Will Hurricane Beryl cause gas prices to rise?

Hurricane Beryl left damage to homes and businesses as it moved through the Texas Gulf Coast, but it also could have impacted the oil and gas industry.

The state's largest ports closed before Beryl arrived, meaning oil exports were paused. 

The Port of Corpus Christi was back open by Tuesday morning, but the Houston Ship Channel, a major point for the import and export of crude oil and refined products, remains closed.

Crews are assessing damage in the area, but energy experts say it could have been much worse.

"We dodged a bullet here," said Tom Seng, an assistant professor of professional practice in energy finance at TCU. "I know the folks without power don't exactly feel lucky, but we kind of got lucky from the standpoint of oil infrastructure."

Seng says Beryl's path went through an area with fewer platforms.

"If that thing had shifted and hit the middle of the Gulf of Mexico there could have been substantial damage to those offshore oil and gas platforms," he said.

Crews will be out assessing the damage on Tuesday, and we will have a better idea of the impact.

Power outages in the area have impacted refineries as well.


Hurricane Beryl: 8 killed, more than 2 million without power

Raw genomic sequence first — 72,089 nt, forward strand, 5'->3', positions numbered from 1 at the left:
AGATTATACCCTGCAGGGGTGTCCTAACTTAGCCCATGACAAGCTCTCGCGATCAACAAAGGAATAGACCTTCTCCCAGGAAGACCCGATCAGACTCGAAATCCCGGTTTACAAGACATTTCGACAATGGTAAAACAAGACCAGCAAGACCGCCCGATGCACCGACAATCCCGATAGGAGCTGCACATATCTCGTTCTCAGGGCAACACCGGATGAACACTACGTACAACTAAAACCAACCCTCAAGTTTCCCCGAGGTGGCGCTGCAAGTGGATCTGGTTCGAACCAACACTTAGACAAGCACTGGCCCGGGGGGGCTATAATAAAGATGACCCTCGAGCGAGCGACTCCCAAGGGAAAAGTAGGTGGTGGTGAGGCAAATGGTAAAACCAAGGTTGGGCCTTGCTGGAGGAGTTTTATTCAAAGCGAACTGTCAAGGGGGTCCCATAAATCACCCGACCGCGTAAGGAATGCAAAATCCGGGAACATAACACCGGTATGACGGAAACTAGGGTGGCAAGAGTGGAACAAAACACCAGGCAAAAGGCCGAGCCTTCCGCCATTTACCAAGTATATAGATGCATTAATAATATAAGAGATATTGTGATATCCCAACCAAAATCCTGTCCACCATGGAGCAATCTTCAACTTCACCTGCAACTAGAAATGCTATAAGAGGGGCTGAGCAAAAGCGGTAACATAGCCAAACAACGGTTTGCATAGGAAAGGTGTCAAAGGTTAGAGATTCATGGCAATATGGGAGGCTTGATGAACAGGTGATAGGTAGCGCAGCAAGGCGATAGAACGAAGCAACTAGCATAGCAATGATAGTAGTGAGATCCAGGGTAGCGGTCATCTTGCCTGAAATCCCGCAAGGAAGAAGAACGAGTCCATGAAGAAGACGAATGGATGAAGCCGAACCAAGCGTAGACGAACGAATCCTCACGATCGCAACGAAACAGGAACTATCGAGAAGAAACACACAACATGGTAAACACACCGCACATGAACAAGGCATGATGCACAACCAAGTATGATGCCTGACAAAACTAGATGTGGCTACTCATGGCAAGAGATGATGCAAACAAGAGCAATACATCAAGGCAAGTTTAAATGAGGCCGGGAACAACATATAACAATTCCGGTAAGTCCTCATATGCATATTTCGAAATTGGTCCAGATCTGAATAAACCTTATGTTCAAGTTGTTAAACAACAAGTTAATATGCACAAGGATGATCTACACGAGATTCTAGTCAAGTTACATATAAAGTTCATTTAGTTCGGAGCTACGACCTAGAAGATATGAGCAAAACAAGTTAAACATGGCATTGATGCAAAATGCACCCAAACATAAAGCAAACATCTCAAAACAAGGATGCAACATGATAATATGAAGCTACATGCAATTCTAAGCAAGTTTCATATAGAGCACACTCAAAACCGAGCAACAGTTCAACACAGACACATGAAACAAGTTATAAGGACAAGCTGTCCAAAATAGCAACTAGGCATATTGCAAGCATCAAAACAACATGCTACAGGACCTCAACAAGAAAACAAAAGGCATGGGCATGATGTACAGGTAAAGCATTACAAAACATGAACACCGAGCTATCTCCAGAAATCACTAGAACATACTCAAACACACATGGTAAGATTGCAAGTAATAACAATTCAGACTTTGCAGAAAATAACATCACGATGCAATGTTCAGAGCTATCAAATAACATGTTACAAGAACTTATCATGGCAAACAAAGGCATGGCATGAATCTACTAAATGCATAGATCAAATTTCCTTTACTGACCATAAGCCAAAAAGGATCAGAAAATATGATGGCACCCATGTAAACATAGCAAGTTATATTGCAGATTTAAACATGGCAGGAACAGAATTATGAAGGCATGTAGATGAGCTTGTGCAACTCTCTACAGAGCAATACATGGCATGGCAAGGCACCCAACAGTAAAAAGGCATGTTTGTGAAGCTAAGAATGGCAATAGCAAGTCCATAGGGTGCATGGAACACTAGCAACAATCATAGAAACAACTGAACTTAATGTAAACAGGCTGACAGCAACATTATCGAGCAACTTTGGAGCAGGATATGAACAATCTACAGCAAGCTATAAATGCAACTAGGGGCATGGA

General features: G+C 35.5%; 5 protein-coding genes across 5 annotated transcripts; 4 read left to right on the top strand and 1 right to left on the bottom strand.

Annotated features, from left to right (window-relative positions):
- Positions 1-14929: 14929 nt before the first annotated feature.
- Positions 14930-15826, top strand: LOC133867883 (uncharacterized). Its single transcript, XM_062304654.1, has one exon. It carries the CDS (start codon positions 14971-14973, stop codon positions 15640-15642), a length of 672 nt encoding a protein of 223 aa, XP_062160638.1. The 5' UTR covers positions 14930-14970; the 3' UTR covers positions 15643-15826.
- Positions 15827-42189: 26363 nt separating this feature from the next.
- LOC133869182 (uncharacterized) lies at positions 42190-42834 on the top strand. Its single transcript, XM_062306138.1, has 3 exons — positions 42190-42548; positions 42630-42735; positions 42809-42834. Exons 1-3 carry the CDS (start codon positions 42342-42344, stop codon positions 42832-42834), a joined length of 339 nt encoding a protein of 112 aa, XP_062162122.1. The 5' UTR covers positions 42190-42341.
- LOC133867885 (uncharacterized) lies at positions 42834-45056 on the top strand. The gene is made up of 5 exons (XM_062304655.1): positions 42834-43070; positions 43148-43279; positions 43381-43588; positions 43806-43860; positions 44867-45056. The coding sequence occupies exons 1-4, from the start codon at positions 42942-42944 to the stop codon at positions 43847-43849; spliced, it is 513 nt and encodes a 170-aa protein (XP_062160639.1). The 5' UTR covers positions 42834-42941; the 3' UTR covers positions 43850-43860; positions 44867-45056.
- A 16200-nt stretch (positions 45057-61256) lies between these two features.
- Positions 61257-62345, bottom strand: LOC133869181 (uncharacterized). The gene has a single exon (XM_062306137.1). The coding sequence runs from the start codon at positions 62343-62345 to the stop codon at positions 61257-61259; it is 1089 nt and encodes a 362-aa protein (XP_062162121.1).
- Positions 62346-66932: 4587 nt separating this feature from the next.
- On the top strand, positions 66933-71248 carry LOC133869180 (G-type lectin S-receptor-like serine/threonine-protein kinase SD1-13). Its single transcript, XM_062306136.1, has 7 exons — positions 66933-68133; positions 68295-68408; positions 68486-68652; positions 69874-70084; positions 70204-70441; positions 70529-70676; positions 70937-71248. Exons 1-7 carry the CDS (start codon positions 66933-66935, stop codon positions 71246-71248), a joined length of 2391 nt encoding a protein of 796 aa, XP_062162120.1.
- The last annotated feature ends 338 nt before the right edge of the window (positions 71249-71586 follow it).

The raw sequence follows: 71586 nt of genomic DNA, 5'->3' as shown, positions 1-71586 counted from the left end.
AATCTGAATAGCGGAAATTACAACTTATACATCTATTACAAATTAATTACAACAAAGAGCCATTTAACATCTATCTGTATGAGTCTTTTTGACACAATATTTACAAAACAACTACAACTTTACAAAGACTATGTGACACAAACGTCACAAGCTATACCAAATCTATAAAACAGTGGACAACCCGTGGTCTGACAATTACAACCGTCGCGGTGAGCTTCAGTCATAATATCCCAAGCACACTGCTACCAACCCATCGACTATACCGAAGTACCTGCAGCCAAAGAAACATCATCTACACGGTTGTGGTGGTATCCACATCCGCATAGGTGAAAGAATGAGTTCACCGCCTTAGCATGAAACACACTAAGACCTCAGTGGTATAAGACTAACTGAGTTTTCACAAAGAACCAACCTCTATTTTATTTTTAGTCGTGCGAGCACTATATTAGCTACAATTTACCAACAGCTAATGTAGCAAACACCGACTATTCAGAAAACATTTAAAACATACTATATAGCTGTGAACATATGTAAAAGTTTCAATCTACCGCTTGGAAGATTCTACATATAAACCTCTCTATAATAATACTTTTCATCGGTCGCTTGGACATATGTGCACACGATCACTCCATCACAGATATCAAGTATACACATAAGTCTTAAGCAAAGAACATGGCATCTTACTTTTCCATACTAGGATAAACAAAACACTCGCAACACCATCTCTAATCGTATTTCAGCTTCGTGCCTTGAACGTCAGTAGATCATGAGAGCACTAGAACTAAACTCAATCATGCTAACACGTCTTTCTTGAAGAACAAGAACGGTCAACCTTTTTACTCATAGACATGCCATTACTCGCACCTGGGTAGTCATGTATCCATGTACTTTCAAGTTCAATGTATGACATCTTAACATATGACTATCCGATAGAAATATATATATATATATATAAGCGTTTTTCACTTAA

8 people were killed by Beryl, including seven in the greater Houston area and one in Louisiana.

Then steps will be taken to get operations back up and running.

Seng expects the Houston Ship Channel to be back open by Wednesday.

Will Hurricane Beryl cause gas prices to rise?

Seng is skeptical that gas prices will rise as a result of Hurricane Beryl.

"If that was going to happen we would have seen it already," he said. "If refineries cut back at all that reduces demand for oil and folks aren't exactly driving during these hurricanes."

Any impact on the price of gas will be short-lived, according to Seng.

Energy industry's concern over hurricane season

Hurricane Beryl set several records as it moved across the Atlantic and into the Gulf, including being the strongest June and July hurricane on record.

With hurricane season just beginning, Seng is concerned about the possibility of more damaging storms.

"It's very, very concerning that we've seen something this strong, this early in the season. The season isn't over until November 30 and we generally peak in October," he said.

READ MORE: NOAA issues its most aggressive hurricane season forecast on record

A slight change to the path of a storm like Beryl could make a huge impact.

"We have thousands and thousands of offshore platforms for oil and gas production and we have seen destructive hurricanes in the past that have literally led to platforms being destroyed to taking six months [to return to operation]," Seng said.